WMAR, a station undergoing tremendous upheaval internally, stumbled and fumbled in its coverage of one of the city's biggest breaking news stories: Tuesday's verdict in the Sheila Dixon case.
While the other local affiliates were already in live TV coverage, WMAR was offering a chaotic online presentation at abc2news.com. The unedited live streaming video involved a reporter, Joce Sterman, standing before a camera apparently not aware that she was online.
Things got worse from there once Sterman appeared to know that she was online. She looked at a video monitor showing a scene at the courthouse and said, "That looks like somebody important. ... Do you just want to pull it up?"
WMAR General Manager Bill Hooper and News Director Kelly Groft defended the coverage Tuesday saying that an online feed is intended to be "raw streaming video" and that people watching it do not expect it to have the polish of the TV presentation. Hooper further said that the primary reason WMAR did not have as much coverage as WBAL and WJZ is that they do not have a noon newscast, and so, "did not have crew sitting there" to cover the mid-day breaking story.
WMAR was the first station to break away from live coverage following remarks by the mayor and her attorney, Arnold Weiner, on the courthouse steps. At 1:04 p.m., the station returned to carrying the ABC soap opera, while WBAL and WJZ went into high gear.
WBAL reporters Jayne Miller and reporter Dave Collins moved the story forward by examining the statute that could force Dixon to step down as mayor based on the single conviction from the jury. It was exactly where the story needed to go following the flurry of questions for Dixon and her attorney as to whether she was going home or back to the office and where they go from here.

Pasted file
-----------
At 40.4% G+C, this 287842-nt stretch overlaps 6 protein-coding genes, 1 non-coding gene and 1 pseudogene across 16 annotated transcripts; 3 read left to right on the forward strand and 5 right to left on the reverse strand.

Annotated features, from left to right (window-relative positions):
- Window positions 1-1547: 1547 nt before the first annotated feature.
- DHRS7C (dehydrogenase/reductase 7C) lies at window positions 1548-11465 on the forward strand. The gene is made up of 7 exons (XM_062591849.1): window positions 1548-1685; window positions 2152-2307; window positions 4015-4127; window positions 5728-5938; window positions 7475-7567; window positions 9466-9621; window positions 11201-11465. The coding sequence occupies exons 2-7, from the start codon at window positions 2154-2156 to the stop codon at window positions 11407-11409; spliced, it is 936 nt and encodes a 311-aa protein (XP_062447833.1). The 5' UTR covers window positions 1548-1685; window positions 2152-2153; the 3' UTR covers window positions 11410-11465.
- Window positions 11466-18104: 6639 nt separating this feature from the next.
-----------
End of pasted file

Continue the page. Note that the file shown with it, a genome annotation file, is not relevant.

WJZ, meanwhile, was furiously gathering reaction at the courthouse from the likes of attorney Warren Brown and WOLB radio talk show host Larry Young, a self-described supporter of Dixon's.
If there was any doubt in anyone's minds why these stations had the two most popular news operations in town while WMAR's has drifted further and further off the lead, Tuesday's breaking news offered a clarifying snapshot.
Here's a transcript constructed from notes of what WMAR put online and on the air in the wake of the verdict.
WHILE STREAMING: "They want a live interview … See if they've got someone to talk to … Get Rohrbaugh … anybody … Don't they have another analyst down there? Whoa, looks like they've got someone important … Come on … You just want to pull it up live? Ready … What did he say? He said what? [inaudible] About stepping down … [inaudible] … All right, here comes city hall."
ON AIR: "Mayor Sheila Dixon and her attorney Arnold Weiner reacting to today's verdicts. One guilty verdict in this case: misappropriation of gift cards given to Dixon by the city. As far as her status from this point on, Weiner says all things are being considered. No firm answer on whether or not she will step down. Mayor Dixon, though, being very clear, saying at this point the city will move, they'll continue to do business as usual. She says she has a budget hearing this afternoon and she is on her way to City Hall. We will continue to update you on this story. Stay tuned to ABC News and abc2news.com for any updates."
WHILE STREAMING: [hiccup]… [inaudible] … [hiccup] "Oh Judah!"
"If we would have had a full crew, we would have had a different presence," Hooper said when asked how he would characterize the station's coverage.
He said station management has chosen to marshal its resources in other ways, keeping an overnight photographer and extra staffers on its morning news program.
When asked for her analysis of WMAR's performance, Groft said, "No matter what, when you get through something like this and go back, there's always room to improve."
WMAR union employees are in the midst of a buyout offer this week that is sending shock waves through the station.
After 21 years, Mary Beth Marsden's last day at the station is Wednesday. After 17 years, Terry Owens leaves Friday. Marsden anchors the 5 p.m., 6 p.m. and 11 p.m. newscasts and has lately found herself reading sports scores on-air. Owens anchors the 5:30 p.m. newscast.
The cuts at WMAR have been deep, and the newsroom is expected to be even more depleted by the time the buyout offer ends next week.